Student Resources

The 2015-16 Animal Studies Graduate Students

Front: Mark Suchyta, Stephen Vrla, Kelly O'Brien

Back: Sandy Burnley, Meghan Charters, Marie Carmen Abney, Seven Mattes, Aimee Leon, Jeanette Eckert

Social Media | Organizations | Journals | Books and Special Editions |

Conferences and Programs | Funding | Jobs | Miscellaneous | Links

Social Media



  • Animal Sentience is a brand new, peer-reviewed, pluridisciplinary online journal on animal feelings. No subscription or publication fees. Accepted articles will be accorded Open Peer Commentary across disciplines.

    As an interdisciplinary journal, ASent will be of interest to all who are concerned with the current empirical findings on what, when and how nonhuman animals feel, along with the practical, methodological, legal, ethical, sociological, theological and philosophical implications of the findings.

  • Animal Studies Journal
    • The new online scholarly journal of the Australian Animal Studies Group, provides a forum for current research in human-animal Studies. ASJ publishes international cross-disciplinary content with a particular, but not exclusive, interest in Australian, New Zealand and Asia-Pacific scholarship. The journal, which is published twice yearly, is fully refereed (double-blind peer reviewed) and open access. ASJ publishes inquiring and critical academic work by both new and established scholars whose work focuses on animals and human relationships with other animals. The journal aims to be a leading international forum for the dissemination and discussion of animal studies research and creative work.
    • Submission requirements
  • Antennae: The Journal of Nature in Visual Culture
    • Over its first two years of activity, Antennae has become an influential resource of academic relevance within the fast growing field of animal and environmental studies, acting as receiver and amplifier of relevant topics, as expressed by the connections between the subject of nature and the multidisciplinary field of visual culture.
  • Anthrozoos: A Multidisciplinary Journal of the Interactions of People and Animals
    • Anthrozoös is a quarterly, peer-reviewed publication whose focus is to report the results of studies, from a wide array of disciplines, on the interactions of people and animals. Academic disciplines represented include anthropology, archaeozoology, art and literature, education, ethology, history, human medicine, psychology, sociology and veterinary medicine.
    • Submission requirements
  • Environmental Humanities is an international, open-access journal that aims to invigorate current interdisciplinary research on the environment. In response to a growing interest around the world in the many questions that arise in this era of rapid environmental and social change, the journal publishes outstanding scholarship that draws humanities disciplines into conversation with each other, and with the natural and social sciences. Submission requirements
  • Human-Animal Interaction Bulletin
    • Announcing the new open access, online, peer-reviewed Human-Animal Interaction Bulletin(HAIB), devoted to the dissemination of research in the field of the interaction between non-human animals and their human counterparts. The mission of the Human-Animal Interaction Bulletin  is to bring together researchers, academicians, clinicians/practitioners, and scholarly students working in different areas for the advancement of the human-animal interaction field.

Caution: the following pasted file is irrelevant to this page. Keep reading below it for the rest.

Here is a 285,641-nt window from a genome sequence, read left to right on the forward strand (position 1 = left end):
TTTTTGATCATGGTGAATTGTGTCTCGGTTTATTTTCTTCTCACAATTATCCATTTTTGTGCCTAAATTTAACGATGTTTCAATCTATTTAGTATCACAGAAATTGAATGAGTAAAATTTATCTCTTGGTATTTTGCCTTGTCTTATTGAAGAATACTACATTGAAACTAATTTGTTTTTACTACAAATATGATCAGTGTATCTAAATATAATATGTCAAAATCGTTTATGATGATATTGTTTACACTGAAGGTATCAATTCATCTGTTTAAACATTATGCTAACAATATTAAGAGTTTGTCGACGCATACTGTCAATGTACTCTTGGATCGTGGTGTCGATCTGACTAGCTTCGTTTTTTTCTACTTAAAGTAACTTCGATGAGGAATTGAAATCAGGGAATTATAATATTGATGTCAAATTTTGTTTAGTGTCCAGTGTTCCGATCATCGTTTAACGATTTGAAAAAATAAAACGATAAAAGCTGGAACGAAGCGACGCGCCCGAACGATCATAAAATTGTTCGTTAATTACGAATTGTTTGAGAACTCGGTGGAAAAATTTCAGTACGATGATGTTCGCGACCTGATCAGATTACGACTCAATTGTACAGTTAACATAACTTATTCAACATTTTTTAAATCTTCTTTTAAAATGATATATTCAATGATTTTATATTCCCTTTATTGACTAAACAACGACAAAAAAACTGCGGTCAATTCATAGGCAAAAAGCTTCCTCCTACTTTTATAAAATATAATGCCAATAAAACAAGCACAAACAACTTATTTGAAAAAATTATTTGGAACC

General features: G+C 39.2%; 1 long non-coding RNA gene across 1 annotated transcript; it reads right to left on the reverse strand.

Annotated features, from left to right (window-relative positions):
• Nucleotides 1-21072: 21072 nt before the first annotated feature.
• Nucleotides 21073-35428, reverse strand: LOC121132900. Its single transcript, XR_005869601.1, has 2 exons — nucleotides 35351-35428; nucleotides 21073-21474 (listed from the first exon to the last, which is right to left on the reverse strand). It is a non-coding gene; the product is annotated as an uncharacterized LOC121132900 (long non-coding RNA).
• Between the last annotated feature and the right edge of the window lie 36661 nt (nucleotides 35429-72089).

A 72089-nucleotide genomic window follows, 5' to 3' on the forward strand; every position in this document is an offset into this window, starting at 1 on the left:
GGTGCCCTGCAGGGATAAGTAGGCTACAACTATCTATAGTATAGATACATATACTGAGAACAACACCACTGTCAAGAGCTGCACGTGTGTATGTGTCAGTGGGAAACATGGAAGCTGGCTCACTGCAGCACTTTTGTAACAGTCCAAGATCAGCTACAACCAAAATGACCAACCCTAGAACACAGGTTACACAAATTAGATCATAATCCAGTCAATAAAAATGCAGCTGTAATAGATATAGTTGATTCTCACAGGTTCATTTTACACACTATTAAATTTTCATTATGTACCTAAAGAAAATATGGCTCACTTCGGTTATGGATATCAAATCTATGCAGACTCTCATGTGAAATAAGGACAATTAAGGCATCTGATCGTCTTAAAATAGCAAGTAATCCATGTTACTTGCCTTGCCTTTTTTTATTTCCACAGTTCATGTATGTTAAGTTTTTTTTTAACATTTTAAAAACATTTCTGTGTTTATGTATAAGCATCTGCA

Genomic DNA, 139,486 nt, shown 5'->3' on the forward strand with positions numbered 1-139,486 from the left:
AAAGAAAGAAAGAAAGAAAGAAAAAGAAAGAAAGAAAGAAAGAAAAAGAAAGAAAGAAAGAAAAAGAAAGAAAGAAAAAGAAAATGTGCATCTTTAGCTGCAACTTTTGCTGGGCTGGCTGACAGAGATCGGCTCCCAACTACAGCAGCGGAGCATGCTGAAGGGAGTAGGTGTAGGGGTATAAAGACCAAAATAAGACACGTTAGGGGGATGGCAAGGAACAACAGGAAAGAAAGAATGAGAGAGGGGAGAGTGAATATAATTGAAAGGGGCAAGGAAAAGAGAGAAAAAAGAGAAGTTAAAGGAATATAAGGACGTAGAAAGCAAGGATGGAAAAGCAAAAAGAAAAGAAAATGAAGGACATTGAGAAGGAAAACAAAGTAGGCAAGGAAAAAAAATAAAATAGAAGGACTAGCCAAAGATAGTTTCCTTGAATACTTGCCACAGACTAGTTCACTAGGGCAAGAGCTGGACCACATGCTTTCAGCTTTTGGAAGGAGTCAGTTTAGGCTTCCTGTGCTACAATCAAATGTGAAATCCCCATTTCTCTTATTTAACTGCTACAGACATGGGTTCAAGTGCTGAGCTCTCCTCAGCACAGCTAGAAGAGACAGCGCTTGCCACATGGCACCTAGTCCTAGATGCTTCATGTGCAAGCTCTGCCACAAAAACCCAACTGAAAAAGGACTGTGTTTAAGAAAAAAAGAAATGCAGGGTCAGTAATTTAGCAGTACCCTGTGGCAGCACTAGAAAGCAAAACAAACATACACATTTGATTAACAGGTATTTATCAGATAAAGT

• Submission requirements
  • Human Ecology Review
    • Human Ecology Review (ISSN 1074-4827) is a refereed journal published twice a year by the Society for Human Ecology. The Journal publishes peer-reviewed research and theory on the interaction between humans and the environment and other links between culture and nature (Research in Human Ecology), essays and applications relevant to human ecology (Human Ecology Forum), book reviews (Contemporary Human Ecology), and relevant commentary, announcements, and awards (Human Ecology Bulletin).
    • Submission requirements
  • Humanimalia: A Journal of Human/Animal Interface Studies
    • The study of human/animal relationships is connected to questions ranging from postcolonial politics (land struggles among Western “animal tourists,” indigenous people in underdeveloped areas, and the endangered species), through philosophy (acknowledging how “the animal” has functioned as the other to “the human,” both historically malleable and politically charged categories), to the study of art and literature (examining how the animal image expresses cultural assumptions). As editors of Humanimalia, we believe there is a need for a journal that brings together scholarship on these questions from a wide range of disciplines and perspectives, and creates opportunities for further exchanges of ideas. We believe also that our knowledge about the intricate relationships among human and non-human animals should not be rigidly restricted to established conventions of scholarly study and polemical argument, conventions that in their exclusive claims to validity have contributed to the objectification of relationships in which human observers are profoundly implicated.
  • Journal of Animal Ethics

    The Journal of Animal Ethics is the first named journal of animal ethics in the world. It is devoted to the exploration of progressive thought about animals. It is multidisciplinary in nature and international in scope. It covers theoretical and applied aspects of animal ethics -- of interest to academics from the humanities and the sciences, as well as professionals working in the field of animal protection. The Journal is published by the University of Illinois Press in partnership with the Ferrater Mora Oxford Centre for Animal Ethics. The aim of the Centre is to pioneer ethical perspectives on animals through academic research, teaching, and publication. Submission requirements